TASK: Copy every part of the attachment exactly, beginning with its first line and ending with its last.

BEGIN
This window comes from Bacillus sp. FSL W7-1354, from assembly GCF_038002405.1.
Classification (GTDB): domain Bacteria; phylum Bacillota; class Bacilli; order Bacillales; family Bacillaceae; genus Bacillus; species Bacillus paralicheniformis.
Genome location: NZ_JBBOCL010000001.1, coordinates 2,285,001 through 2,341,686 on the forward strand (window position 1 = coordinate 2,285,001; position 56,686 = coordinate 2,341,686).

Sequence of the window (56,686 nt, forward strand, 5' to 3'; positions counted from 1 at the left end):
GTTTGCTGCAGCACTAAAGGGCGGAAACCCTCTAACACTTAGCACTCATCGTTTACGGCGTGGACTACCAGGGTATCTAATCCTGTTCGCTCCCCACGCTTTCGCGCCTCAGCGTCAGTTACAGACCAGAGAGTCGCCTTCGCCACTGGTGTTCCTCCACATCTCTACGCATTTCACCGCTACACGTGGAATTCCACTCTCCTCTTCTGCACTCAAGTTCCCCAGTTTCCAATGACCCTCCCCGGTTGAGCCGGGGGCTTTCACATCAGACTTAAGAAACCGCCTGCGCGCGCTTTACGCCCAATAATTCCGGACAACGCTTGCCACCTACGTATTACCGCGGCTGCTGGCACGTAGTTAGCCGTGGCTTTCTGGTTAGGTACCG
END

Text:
This window comes from Bacillus sp. FSL W7-1354, from assembly GCF_038002405.1.
Classification (GTDB): domain Bacteria; phylum Bacillota; class Bacilli; order Bacillales; family Bacillaceae; genus Bacillus; species Bacillus paralicheniformis.
Genome location: NZ_JBBOCL010000001.1, coordinates 2,285,001 through 2,341,686 on the forward strand (window position 1 = coordinate 2,285,001; position 56,686 = coordinate 2,341,686).

Sequence of the window (56,686 nt, forward strand, 5' to 3'; positions counted from 1 at the left end):
GTTTGCTGCAGCACTAAAGGGCGGAAACCCTCTAACACTTAGCACTCATCGTTTACGGCGTGGACTACCAGGGTATCTAATCCTGTTCGCTCCCCACGCTTTCGCGCCTCAGCGTCAGTTACAGACCAGAGAGTCGCCTTCGCCACTGGTGTTCCTCCACATCTCTACGCATTTCACCGCTACACGTGGAATTCCACTCTCCTCTTCTGCACTCAAGTTCCCCAGTTTCCAATGACCCTCCCCGGTTGAGCCGGGGGCTTTCACATCAGACTTAAGAAACCGCCTGCGCGCGCTTTACGCCCAATAATTCCGGACAACGCTTGCCACCTACGTATTACCGCGGCTGCTGGCACGTAGTTAGCCGTGGCTTTCTGGTTAGGTACCG